dilemma associated with vulnerability involves alle- Psychologists have traditionally viewed auton-
giances where acting ethically is at the potential omy as a valuable ethical imperative (an ethical
expense of an established relationship. principle); but in the area of ethical decision making
Two good reasons exists to have and to use a for- of professional psychologists, autonomous decision
mal ethical decision-making model. First, the obvi- making may allow for secrecy, inaction, or noncom-
ous reason is that a model will guide a practitioner pliance with ethical directives.
through an ethical dilemma. In effect, models are
guides that help to ensure ethical practice when pro-
fessionals are faced with a quandary. A second rea-
son for having a formal decision-making model
relates to adjudication. If a psychologists ethics are Beyond the issue of autonomy, the profession of
challenged, and the psychologist must defend his or psychology must also be alert to another issue that

R. Rocco Cottone

may compromise easy application of standards. Pro- distinctions that may serve researchers well, as they
fessional psychology has arrived at a place at which begin to define real and measurable differences in
a psychologist, confronted with an ethical dilemma, the processes involved in decision making. For
must not only address the dilemma, but also make a example, Cottones (2001) social constructivism
decision as to which ethical decision making model model provides an opportunity to measure observ-
to apply. able interpersonal processes in the decision process,
For Canadian psychologists, the CPAs Canadian in contrast to the isolated weighing of options
Code of Ethics for Psychologists (CPA, 2000) provides (based on some criterion) of the typical model of
a recommended decision-making model. The CPA individual choice. In effect, the decision-making
model is clearly a model of individual choice knowledge base has expanded to the degree that
providing logical steps for applying the CPA ethical empirical studies may prove fruitful.
standards. It is not attuned to the influence of rela- A question that logically flows from this analysis
tional or multicultural factors (group influence is is, Does it really matter what model is chosen? It
given lip service) or to the relative weight applied to is fair to ask, Arent most decision-making models
professional consultation (which is addressed only going to lead to the same conclusions? The answer
as a postscript to the model). Although there are is that it does matter because decisions may be quite
weaknesses in the model, at least Canadian psychol- different depending on the model. For instance, a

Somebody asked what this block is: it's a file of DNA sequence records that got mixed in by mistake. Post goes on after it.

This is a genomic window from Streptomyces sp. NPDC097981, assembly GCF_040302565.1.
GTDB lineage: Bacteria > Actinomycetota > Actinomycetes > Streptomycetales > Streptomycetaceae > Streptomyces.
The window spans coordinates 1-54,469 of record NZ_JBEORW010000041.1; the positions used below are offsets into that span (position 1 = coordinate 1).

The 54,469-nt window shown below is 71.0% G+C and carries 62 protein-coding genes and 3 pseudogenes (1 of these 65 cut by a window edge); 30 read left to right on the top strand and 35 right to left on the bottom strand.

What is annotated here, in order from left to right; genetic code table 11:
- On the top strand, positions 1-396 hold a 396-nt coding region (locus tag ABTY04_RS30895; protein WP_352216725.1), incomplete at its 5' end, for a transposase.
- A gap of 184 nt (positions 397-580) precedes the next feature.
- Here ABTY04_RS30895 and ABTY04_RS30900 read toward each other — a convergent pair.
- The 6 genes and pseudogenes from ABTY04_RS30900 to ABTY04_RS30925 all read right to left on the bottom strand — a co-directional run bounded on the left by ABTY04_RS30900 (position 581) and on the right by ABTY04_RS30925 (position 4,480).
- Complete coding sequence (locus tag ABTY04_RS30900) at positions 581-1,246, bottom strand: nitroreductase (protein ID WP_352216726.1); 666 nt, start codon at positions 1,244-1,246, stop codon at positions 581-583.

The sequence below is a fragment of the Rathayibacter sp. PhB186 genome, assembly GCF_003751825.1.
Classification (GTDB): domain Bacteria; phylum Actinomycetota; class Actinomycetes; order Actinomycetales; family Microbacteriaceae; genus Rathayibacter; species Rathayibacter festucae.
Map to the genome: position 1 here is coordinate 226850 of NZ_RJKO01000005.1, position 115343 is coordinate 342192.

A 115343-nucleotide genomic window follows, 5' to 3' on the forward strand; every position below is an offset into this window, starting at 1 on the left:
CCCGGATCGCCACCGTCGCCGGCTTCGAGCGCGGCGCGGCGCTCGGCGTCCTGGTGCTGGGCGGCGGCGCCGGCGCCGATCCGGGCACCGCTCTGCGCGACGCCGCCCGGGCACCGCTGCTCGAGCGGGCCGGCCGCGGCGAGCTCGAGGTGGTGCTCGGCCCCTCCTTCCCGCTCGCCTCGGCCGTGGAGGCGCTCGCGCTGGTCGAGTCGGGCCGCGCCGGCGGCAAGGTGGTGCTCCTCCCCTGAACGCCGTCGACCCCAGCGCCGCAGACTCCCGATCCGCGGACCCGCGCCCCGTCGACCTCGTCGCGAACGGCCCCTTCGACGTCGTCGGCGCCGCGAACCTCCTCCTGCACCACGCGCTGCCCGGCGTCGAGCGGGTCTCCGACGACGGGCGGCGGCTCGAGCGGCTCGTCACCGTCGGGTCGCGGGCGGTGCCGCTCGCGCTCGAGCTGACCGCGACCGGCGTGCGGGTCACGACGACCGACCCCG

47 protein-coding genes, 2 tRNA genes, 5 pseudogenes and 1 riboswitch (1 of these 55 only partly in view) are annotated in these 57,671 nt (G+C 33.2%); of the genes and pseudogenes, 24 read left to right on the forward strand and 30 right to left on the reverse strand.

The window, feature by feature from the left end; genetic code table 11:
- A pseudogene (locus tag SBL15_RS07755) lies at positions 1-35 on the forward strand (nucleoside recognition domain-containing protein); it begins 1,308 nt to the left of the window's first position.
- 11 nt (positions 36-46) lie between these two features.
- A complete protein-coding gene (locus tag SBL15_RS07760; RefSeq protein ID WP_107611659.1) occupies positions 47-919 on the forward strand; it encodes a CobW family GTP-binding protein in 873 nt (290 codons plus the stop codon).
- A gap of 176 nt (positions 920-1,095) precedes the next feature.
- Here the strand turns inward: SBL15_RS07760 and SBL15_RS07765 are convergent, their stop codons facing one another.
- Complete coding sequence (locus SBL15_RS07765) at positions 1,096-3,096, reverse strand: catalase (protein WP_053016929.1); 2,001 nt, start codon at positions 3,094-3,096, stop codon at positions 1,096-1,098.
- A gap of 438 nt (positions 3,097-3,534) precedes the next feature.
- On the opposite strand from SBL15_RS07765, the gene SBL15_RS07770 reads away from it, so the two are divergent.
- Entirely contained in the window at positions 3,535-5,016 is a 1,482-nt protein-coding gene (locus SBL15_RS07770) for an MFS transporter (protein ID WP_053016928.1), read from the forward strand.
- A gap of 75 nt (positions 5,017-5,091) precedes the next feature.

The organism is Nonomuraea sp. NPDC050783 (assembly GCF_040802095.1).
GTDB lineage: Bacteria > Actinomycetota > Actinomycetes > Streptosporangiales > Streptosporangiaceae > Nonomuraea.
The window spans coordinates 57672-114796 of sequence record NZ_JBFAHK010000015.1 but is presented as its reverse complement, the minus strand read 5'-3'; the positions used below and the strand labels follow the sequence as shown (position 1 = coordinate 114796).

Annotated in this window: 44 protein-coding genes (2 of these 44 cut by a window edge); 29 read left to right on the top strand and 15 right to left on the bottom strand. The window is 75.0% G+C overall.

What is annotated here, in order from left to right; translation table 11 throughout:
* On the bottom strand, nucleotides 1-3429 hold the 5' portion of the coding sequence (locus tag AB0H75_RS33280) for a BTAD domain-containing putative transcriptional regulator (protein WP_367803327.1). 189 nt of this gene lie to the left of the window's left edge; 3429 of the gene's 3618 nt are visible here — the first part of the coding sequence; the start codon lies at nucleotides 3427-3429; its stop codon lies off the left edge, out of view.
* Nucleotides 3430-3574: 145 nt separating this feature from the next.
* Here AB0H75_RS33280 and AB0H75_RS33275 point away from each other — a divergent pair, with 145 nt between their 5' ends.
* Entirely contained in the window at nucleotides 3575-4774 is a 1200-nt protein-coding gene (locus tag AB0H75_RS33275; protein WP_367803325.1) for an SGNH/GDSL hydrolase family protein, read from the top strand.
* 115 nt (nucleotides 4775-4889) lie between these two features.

ogists know what is expected of them when apply- model that operates on the extreme of one of the
ing standards from their code of ethics. Members of intellectual movements of psychology decision mak-
the APA comparatively have much more flexibility ing (principle, virtue, relational) or that takes a pur-
in applying decision-making models to an ethical ist philosophical position (utilitarianism, social
dilemma, for better or for worse. constructivism) likely will produce outcomes that
It is ironic that the profession of psychology, are different and perhaps unique to the model.
which prides itself on its scientific foundation, has Those models that are less extreme or that combine
little in the way of scientific data to offer the practi- elements of differing philosophies or movements
tioner attempting to discern which decision-making may produce less distinguishable outcomes. Take,
model to use. Only a few studies have empirically for example, the case of an adult client being coun-
assessed ethical decision-making models (e.g., seled about adjustment to disability issues who
Dinger, 1997; Garcia, McGuire-Kuletz, Froehlich & reveals he is participating in sexual online commu-
Dave, 2008; Garcia, Winston, Borzuchowska & nications with individuals identified as underage
McGuire-Kuletz, 2004). The number of published children. Assume also that this person is operating
studies is surprisingly small; this may be true, in in a state or province where electronic communica-
part, because ethical decision-making processes tions of sexual content with individuals identified as
have derived their meaning from the study of ethics, under age is not a crimethat the communications
which is a branch of philosophy. It is easy to see that must be followed by action to engage the children in
the nature of decision-making models is aligned personal contact for there to be criminal activity.
with the study of moral philosophy and the litera- The law in this case is clearthe clients actions are
ture of moral choice. Theories of philosophy not illegal, and the client communicates no intent to
underpin some of the best known models (e.g., utili- make personal contact with any identified child con-
tarianism). The application of logic (another branch tacted electronically. A psychologist might, regard-
of philosophy) also pervades existing decision- less of the law, find the clients actions offensive and
making models. There is, therefore, more of a abhorrent. The psychologist might use a utilitarian
philosophical than empirical basis for decision- model of decision making and conclude that the
making model development. Decision-making mod- greatest number are served (the children) if the
els, only recently and by means of virtue ethics and client stops such action and a firm request is made
the relational movements, are breaking from the to the client in that regard. The client adamantly
classic philosophical mode. The newer models offer refuses to stop his electronic contact with children

Ethical Decision Making in Mental Health Contexts